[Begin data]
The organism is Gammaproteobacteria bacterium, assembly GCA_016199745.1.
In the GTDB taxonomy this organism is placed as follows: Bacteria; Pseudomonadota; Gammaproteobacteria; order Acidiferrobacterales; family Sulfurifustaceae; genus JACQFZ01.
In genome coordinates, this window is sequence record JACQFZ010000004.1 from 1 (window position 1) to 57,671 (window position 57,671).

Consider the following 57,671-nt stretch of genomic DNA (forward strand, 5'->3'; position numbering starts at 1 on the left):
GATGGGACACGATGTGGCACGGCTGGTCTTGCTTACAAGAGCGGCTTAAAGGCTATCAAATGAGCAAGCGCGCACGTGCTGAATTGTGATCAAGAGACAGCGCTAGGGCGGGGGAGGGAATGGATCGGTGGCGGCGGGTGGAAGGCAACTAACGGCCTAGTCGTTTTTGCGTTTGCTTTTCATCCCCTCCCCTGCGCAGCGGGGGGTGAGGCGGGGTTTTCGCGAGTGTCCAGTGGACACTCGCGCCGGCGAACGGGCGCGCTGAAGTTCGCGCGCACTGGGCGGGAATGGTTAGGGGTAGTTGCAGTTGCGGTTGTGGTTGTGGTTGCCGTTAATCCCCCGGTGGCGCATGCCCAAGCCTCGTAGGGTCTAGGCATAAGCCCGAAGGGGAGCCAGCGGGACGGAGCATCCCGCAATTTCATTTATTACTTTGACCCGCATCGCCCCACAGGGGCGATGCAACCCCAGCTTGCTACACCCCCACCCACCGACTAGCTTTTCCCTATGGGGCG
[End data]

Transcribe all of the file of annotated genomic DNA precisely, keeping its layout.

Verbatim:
The organism is Gammaproteobacteria bacterium, assembly GCA_016199745.1.
In the GTDB taxonomy this organism is placed as follows: Bacteria; Pseudomonadota; Gammaproteobacteria; order Acidiferrobacterales; family Sulfurifustaceae; genus JACQFZ01.
In genome coordinates, this window is sequence record JACQFZ010000004.1 from 1 (window position 1) to 57,671 (window position 57,671).

Consider the following 57,671-nt stretch of genomic DNA (forward strand, 5'->3'; position numbering starts at 1 on the left):
GATGGGACACGATGTGGCACGGCTGGTCTTGCTTACAAGAGCGGCTTAAAGGCTATCAAATGAGCAAGCGCGCACGTGCTGAATTGTGATCAAGAGACAGCGCTAGGGCGGGGGAGGGAATGGATCGGTGGCGGCGGGTGGAAGGCAACTAACGGCCTAGTCGTTTTTGCGTTTGCTTTTCATCCCCTCCCCTGCGCAGCGGGGGGTGAGGCGGGGTTTTCGCGAGTGTCCAGTGGACACTCGCGCCGGCGAACGGGCGCGCTGAAGTTCGCGCGCACTGGGCGGGAATGGTTAGGGGTAGTTGCAGTTGCGGTTGTGGTTGTGGTTGCCGTTAATCCCCCGGTGGCGCATGCCCAAGCCTCGTAGGGTCTAGGCATAAGCCCGAAGGGGAGCCAGCGGGACGGAGCATCCCGCAATTTCATTTATTACTTTGACCCGCATCGCCCCACAGGGGCGATGCAACCCCAGCTTGCTACACCCCCACCCACCGACTAGCTTTTCCCTATGGGGCG